Some of my favourite music is from a band that doesn't exist anymore, and one of my all-time favourite songs by them is "Two Lives at the End of the Night", the 11th and last track of their excellent 2010 album "Somewhere on the Golden Coast".
Except this isn't it. Don't play the song above, it's not the song I'm talking about. As any broke middle/high-schooler would at the turn of last decade, I pirated the ablum from a site lost to history to load it up to iTunes. I edited its metadata carefully and manually added the album art and Lyrics for some of the songs. I added only the songs I liked, to save disk space. One of these songs was what the zip wrongly so called "Two Lives at the End of the Night".
This is pretty annoying for all sorts of reasons; from the practical inconvenience of not knowing how to find it for streaming, or search for its lyrics, or even refer to it, to the cognitive displeasure of knowing the name by which I know this song is wrong, and that if I were to ever lose this file I wouldn't be able to listen to this tune again.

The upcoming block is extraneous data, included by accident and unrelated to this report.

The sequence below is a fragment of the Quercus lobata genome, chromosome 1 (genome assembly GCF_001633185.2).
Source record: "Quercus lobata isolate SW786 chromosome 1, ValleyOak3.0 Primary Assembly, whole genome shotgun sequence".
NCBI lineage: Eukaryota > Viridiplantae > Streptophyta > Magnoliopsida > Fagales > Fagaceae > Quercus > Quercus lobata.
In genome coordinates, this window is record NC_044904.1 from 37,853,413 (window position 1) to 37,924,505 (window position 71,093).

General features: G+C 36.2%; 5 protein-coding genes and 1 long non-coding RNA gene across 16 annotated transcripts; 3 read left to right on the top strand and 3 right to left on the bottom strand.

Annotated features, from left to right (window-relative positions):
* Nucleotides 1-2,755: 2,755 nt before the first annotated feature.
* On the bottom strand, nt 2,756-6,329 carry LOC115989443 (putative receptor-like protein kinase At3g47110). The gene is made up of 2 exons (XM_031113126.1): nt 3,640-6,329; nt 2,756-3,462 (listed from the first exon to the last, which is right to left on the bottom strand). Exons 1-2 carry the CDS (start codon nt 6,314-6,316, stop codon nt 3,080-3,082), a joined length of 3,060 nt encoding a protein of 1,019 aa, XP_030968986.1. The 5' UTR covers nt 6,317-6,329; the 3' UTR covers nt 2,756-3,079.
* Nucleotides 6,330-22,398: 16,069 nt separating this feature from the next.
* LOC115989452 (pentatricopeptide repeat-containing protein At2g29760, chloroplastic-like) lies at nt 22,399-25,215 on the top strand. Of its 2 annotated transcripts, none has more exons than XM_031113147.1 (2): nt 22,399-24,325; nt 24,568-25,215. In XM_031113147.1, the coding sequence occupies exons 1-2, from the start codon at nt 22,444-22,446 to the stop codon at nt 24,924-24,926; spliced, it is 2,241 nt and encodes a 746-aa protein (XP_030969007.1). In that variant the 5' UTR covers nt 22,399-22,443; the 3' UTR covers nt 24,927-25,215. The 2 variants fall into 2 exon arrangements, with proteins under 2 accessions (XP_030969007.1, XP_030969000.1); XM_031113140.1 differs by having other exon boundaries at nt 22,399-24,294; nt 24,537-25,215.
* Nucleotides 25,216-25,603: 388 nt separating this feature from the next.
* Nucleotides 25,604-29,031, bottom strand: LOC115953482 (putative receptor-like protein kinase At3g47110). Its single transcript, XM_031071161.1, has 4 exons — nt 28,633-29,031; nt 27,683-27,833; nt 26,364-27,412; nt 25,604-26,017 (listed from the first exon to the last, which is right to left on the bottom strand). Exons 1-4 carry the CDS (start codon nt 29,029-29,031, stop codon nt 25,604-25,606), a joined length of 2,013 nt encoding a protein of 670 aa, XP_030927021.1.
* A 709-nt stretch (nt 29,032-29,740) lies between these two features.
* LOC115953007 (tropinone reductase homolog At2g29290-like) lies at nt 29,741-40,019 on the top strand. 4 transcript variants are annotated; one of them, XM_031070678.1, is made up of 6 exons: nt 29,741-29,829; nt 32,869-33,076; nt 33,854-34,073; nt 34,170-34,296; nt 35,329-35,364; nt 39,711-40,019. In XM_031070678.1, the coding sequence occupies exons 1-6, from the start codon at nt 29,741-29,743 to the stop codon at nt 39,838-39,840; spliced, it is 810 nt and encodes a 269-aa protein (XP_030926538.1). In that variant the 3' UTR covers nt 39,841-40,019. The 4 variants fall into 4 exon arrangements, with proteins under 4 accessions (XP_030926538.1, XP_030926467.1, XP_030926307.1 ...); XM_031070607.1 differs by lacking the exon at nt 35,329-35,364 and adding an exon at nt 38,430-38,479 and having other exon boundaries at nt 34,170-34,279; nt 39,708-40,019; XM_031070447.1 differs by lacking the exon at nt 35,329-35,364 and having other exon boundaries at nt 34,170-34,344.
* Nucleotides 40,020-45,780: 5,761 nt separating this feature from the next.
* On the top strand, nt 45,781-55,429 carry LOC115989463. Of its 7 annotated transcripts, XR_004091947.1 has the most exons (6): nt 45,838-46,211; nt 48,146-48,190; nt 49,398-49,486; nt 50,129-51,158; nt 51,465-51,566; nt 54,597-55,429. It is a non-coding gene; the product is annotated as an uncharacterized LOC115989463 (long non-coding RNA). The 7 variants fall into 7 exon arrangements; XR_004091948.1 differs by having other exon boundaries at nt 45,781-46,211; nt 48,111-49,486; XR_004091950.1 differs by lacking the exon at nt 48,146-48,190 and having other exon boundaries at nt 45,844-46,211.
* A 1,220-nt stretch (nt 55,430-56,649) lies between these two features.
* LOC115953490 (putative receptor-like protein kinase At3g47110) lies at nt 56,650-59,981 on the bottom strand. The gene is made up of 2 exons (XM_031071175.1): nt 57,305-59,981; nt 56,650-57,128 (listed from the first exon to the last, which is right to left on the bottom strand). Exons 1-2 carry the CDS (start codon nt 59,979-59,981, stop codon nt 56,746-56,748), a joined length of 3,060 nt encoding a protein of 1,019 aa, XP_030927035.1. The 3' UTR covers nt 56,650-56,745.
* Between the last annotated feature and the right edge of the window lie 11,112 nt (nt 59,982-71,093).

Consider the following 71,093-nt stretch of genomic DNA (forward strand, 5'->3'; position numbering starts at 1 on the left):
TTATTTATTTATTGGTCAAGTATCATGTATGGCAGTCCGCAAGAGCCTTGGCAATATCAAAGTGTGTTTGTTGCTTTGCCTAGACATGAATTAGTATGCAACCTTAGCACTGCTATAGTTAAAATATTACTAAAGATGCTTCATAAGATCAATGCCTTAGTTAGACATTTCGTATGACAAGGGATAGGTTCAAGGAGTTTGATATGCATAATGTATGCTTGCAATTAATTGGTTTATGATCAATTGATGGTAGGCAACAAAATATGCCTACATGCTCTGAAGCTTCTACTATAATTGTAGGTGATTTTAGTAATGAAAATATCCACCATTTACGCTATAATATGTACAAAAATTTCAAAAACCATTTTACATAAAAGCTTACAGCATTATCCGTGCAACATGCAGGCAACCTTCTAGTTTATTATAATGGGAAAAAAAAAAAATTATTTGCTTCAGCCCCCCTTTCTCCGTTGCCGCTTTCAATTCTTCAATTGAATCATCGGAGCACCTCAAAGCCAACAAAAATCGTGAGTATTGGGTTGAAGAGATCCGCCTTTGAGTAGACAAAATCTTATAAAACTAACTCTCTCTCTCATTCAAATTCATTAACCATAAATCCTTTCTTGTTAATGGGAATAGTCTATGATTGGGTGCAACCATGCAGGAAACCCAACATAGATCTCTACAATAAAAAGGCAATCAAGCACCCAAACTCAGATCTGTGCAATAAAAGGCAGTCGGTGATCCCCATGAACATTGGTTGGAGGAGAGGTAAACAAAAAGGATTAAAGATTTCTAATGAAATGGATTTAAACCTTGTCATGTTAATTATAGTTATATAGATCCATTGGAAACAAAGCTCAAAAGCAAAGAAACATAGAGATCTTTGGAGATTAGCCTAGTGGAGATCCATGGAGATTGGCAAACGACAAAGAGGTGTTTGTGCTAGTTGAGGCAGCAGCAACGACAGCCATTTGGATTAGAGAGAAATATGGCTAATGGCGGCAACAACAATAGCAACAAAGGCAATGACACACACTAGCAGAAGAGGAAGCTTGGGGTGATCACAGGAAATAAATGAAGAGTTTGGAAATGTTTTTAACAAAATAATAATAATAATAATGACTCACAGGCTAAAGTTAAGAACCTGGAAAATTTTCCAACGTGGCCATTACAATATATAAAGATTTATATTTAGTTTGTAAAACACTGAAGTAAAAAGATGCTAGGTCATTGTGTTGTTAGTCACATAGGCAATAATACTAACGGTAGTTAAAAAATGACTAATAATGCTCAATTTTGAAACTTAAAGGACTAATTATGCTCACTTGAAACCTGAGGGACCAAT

It's also nice though. It's an excellent song in its own merit, but this detail also sets it apart. All music takes you back to a moment you shared with that song, but this quirk of this particular tune makes my relationship to the song further stuck in time for me, in a past where the file in your computer was the song. It's also a window even further back, to a circumstance I imagine was more common before the internet— like a burned disk you found without a lable, or cazette that only says the artist's name. In an era where on a whim I can conjure up any song on my phone, listen for 5 seconds, lose interest and conjure the 50th of the day, this song comes to my mind longingly because I can't just play it . It's purposeful.
Somewhere on the Golden Coast as of writing this blog post criminally only has 37,220 streams on its most popular song on Spotify— it's an album that's been largely forgotten by many I'm sure. But it's special for me.
If you know anything about the song I'm talking about, don't tell me. I like it this way.
: I don't have enough space on my phone to hold my iTunes library.